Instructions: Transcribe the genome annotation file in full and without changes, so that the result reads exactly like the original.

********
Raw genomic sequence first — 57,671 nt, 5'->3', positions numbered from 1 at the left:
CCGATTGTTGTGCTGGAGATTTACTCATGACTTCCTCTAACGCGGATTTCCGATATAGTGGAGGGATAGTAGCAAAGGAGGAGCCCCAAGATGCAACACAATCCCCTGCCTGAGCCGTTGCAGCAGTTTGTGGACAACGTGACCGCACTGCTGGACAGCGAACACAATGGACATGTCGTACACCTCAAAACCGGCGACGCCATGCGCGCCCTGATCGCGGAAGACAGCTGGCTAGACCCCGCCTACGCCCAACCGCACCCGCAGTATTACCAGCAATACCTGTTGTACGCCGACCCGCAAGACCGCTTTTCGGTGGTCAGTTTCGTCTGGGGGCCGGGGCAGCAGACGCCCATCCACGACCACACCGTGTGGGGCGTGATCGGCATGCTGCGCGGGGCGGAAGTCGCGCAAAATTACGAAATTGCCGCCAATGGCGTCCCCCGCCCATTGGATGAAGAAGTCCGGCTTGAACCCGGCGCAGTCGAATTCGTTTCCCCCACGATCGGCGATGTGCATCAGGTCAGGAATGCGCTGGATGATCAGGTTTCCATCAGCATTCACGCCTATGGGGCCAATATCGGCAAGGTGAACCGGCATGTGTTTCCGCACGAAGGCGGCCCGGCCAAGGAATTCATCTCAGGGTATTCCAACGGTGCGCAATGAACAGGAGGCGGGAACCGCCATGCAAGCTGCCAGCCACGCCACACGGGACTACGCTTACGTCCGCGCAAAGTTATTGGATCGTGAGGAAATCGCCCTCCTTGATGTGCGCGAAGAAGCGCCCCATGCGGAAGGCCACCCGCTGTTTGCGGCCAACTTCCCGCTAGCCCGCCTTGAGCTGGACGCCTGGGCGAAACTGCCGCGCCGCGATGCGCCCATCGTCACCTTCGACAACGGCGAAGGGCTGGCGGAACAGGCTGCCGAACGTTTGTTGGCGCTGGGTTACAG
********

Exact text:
Raw genomic sequence first — 57,671 nt, 5'->3', positions numbered from 1 at the left:
CCGATTGTTGTGCTGGAGATTTACTCATGACTTCCTCTAACGCGGATTTCCGATATAGTGGAGGGATAGTAGCAAAGGAGGAGCCCCAAGATGCAACACAATCCCCTGCCTGAGCCGTTGCAGCAGTTTGTGGACAACGTGACCGCACTGCTGGACAGCGAACACAATGGACATGTCGTACACCTCAAAACCGGCGACGCCATGCGCGCCCTGATCGCGGAAGACAGCTGGCTAGACCCCGCCTACGCCCAACCGCACCCGCAGTATTACCAGCAATACCTGTTGTACGCCGACCCGCAAGACCGCTTTTCGGTGGTCAGTTTCGTCTGGGGGCCGGGGCAGCAGACGCCCATCCACGACCACACCGTGTGGGGCGTGATCGGCATGCTGCGCGGGGCGGAAGTCGCGCAAAATTACGAAATTGCCGCCAATGGCGTCCCCCGCCCATTGGATGAAGAAGTCCGGCTTGAACCCGGCGCAGTCGAATTCGTTTCCCCCACGATCGGCGATGTGCATCAGGTCAGGAATGCGCTGGATGATCAGGTTTCCATCAGCATTCACGCCTATGGGGCCAATATCGGCAAGGTGAACCGGCATGTGTTTCCGCACGAAGGCGGCCCGGCCAAGGAATTCATCTCAGGGTATTCCAACGGTGCGCAATGAACAGGAGGCGGGAACCGCCATGCAAGCTGCCAGCCACGCCACACGGGACTACGCTTACGTCCGCGCAAAGTTATTGGATCGTGAGGAAATCGCCCTCCTTGATGTGCGCGAAGAAGCGCCCCATGCGGAAGGCCACCCGCTGTTTGCGGCCAACTTCCCGCTAGCCCGCCTTGAGCTGGACGCCTGGGCGAAACTGCCGCGCCGCGATGCGCCCATCGTCACCTTCGACAACGGCGAAGGGCTGGCGGAACAGGCTGCCGAACGTTTGTTGGCGCTGGGTTACAG